By now you’ve almost certainly seen signs telling you to turn the lights off when you leave a room, or advertisements for energy efficient household appliances. It's clear that you'll benefit from taking these steps by paying a lower energy bill, but why is saving energy such an important step to slowing down climate change?
The main connection is pretty simple.
Our energy comes from a variety of sources, including renewable sources like wind, solar, and hydroelectric power, but most of our energy comes from power plants.
Power plants burn coal and other fossil fuels to generate energy, and the combustion process releases toxic pollution and greenhouse gases like CO2 into the atmosphere. Furthermore, the processes used to extract fossil fuels like petroleum and coal, such as fracking, are invasive and leave lasting negative impacts on the Earth.
According to EnergySage, the U.S. domestic sector produced approximately 19% of national GHG emissions in 2016. Of that, 69% of residential emissions were the result of electricity use, with direct fossil fuel combustion for home heating making up the other 32%.
Fossil fuels are an extractive source of energy, meaning they’re extracted from the Earth, burned, and then can’t be used again. Renewable energy is much more sustainable alternative because it’s sourced by harnessing power from natural resources that already exist, and it’s not inherently extractive.
However, renewable power sources are not perfect either, and their implementation has an impact on ecosystems as well.
For instance, there have been complaints by many groups about solar farms and wind farm developments on large swaths of land, including indigenous people to whom that land is sacred and/or essential to their livelihoods, and other environmentalists who worry about the harm to local wildlife and ecosystems. One recent example of this conflict occurred in the Owens Valley, an area in central California.
Hydroelectric power coming from dams has been similarly problematic because damming a river significantly impacts the ecosystem of the river, and affects the life of anyone who relies on that river downstream or upstream of the dam. Furthermore, solar panels and wind power are currently not consistently reliable to be our single source of energy, because without a powerful energy storage system, they can only provide energy when there is enough sun or wind. While technologies are improving rapidly, it's still not feasible for us to be 100% reliant on renewable energies at this point.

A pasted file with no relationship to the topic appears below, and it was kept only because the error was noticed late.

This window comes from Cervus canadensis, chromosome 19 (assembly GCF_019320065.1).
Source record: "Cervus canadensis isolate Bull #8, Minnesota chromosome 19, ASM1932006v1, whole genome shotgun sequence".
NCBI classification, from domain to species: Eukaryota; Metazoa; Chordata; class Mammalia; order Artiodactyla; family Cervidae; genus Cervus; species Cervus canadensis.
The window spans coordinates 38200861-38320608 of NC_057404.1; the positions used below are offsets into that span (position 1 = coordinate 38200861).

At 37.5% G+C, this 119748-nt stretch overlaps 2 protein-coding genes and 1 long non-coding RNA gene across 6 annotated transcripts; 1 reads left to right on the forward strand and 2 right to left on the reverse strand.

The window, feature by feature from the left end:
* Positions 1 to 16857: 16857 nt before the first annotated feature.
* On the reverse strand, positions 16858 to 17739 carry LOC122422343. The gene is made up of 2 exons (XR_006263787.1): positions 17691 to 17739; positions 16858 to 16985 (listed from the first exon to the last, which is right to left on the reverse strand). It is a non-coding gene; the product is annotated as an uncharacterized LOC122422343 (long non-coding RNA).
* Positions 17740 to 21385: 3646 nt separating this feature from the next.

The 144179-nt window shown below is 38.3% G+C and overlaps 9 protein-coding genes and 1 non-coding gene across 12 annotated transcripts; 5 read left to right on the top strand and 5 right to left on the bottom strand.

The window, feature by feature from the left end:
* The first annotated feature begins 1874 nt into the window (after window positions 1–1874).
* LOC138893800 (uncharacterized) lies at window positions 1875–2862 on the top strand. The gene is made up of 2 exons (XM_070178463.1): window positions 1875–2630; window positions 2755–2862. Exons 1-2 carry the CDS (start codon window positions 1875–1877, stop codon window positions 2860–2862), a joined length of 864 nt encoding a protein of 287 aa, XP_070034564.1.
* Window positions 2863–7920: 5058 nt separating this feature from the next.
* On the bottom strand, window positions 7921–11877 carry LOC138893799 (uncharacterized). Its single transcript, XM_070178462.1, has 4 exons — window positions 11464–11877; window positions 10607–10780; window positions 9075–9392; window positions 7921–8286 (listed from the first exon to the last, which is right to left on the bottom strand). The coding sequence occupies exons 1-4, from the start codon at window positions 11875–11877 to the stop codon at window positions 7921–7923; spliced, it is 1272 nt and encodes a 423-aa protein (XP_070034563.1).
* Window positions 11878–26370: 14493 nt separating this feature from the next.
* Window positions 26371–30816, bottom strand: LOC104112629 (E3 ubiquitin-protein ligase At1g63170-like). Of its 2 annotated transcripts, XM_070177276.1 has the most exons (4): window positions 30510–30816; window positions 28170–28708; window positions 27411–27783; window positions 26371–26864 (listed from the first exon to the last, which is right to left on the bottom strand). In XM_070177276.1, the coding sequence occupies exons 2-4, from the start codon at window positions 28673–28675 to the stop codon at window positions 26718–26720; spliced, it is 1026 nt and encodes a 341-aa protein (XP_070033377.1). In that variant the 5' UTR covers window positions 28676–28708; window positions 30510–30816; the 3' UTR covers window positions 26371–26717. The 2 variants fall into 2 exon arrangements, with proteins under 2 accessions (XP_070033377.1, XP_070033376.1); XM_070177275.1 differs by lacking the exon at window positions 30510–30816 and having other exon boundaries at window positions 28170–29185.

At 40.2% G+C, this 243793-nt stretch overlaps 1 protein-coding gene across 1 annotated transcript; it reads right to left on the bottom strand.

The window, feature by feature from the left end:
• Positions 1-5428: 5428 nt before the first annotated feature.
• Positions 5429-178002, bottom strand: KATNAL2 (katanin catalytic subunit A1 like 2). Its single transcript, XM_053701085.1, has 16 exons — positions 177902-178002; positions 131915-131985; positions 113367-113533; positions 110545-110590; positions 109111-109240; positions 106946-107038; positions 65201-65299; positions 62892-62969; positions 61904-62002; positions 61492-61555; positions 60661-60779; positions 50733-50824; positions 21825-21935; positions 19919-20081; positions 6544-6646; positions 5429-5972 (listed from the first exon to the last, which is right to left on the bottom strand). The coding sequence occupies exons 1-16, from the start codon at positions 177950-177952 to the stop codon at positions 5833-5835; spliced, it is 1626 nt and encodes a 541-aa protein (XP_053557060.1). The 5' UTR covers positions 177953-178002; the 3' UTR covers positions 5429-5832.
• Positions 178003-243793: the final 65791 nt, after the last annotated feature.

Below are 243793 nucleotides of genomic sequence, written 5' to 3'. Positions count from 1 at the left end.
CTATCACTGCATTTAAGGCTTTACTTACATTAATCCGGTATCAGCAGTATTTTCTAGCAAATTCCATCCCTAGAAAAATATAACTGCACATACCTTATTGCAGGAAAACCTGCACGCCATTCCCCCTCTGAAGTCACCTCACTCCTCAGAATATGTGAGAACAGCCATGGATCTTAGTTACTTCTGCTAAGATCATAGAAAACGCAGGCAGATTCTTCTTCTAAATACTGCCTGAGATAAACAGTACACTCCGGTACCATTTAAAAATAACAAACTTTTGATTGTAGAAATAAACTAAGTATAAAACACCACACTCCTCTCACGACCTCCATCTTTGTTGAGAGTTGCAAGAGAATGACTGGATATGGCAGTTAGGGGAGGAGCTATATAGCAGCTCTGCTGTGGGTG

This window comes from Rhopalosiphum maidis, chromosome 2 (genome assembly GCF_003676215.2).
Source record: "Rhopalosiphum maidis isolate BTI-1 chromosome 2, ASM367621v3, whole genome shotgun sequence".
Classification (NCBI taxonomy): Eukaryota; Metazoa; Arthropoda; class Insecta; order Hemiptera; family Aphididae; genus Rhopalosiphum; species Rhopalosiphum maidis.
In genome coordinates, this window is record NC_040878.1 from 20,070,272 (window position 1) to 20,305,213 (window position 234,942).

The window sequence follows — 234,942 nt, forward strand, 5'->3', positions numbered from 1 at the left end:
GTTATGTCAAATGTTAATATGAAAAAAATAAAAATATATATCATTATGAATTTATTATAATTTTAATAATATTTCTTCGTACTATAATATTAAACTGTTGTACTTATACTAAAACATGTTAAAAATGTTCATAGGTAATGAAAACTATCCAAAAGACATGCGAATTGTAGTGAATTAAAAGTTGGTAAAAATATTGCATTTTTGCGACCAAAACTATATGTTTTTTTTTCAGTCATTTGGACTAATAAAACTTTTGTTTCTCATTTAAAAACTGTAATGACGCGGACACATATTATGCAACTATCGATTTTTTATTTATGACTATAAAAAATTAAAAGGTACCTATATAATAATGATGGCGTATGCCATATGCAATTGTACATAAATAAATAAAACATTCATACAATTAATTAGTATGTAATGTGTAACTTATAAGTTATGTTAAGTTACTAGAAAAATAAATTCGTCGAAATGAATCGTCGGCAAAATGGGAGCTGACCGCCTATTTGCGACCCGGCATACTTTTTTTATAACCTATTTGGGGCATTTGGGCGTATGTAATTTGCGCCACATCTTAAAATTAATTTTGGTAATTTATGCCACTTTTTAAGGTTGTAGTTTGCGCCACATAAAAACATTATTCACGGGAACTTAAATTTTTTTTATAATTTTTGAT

While renewable energy provide a much more sustainable alternative, the best solution is to reduce the amount of energy we consume, regardless of where it’s from.
Here are some steps you can take to reduce your energy footprint in your household:
- Let’s start basic: use your electronic appliances less! For instance, instead of always running your dryer, line-dry your laundry; this will also help your clothes last longer and smell fresh.
- If you’re not using it, turn it off! This goes for everything from lights to fans to essential oil diffusers. Make a habit of looking over your shoulder when you leave a room and see if you’ve left anything on that’s using power.
- Beyond just turning electronics off, try to keep them unplugged when not in use, especially if you’re leaving the room for longer amounts of time. Up to 75% of energy used in households is used by electronics that are turned off, known as “phantom energy.” Fix this by unplugging electronics when they’re not in use, or buy a “smart” power strip only turns on during certain times or when you’re using it.
- Instead of always blasting your AC or heater, try to regulate your own body temperature first. Open or close windows, open or close blinds, wear layers, and drink cold water or hot drinks to regulate your own temperature instead of using your thermostat. If you need to use the AC or heating, try keeping the thermostat as close to the outside temperature as possible.
- Switch the lightbulbs in your house from traditional (incandescent) to CFL or LED. It’s an easy one-time swap, and they use 25-80% less electricity and last 25x longer.
- If you’re in the market for new household appliances, purchase energy-efficient ones, especially larger items like laundry machines and refrigerators. These machines are designed to use less electricity (and in many cases, water as well). Look for appliances with an ENERGY STAR label, and check out their website for a ton of useful tips about saving energy in your house!
- Your water heater uses a ton of power to stay hot, so unload the stress off your water heater by taking shorter and slightly colder showers. There’s no need to turn showering into an ice bath, but opting for warm instead of super hot can make a difference. The same goes for washing laundry-- using the cold setting uses much less energy and keeps your clothes looking brighter. You can also turn the temperature down on your water heater so it doesn’t waste energy by heating the water to an unnecessarily hot temperature.
- Finally, insulate! This one requires a bit more planning and resources, but it has one of the largest impacts. Tons of energy gets wasted by houses that are improperly insulated-- about 10-25% of your heating bill! Specifications of how much and what type of insulation vary by house and location, but you can read more details about it from the US Department of Energy here.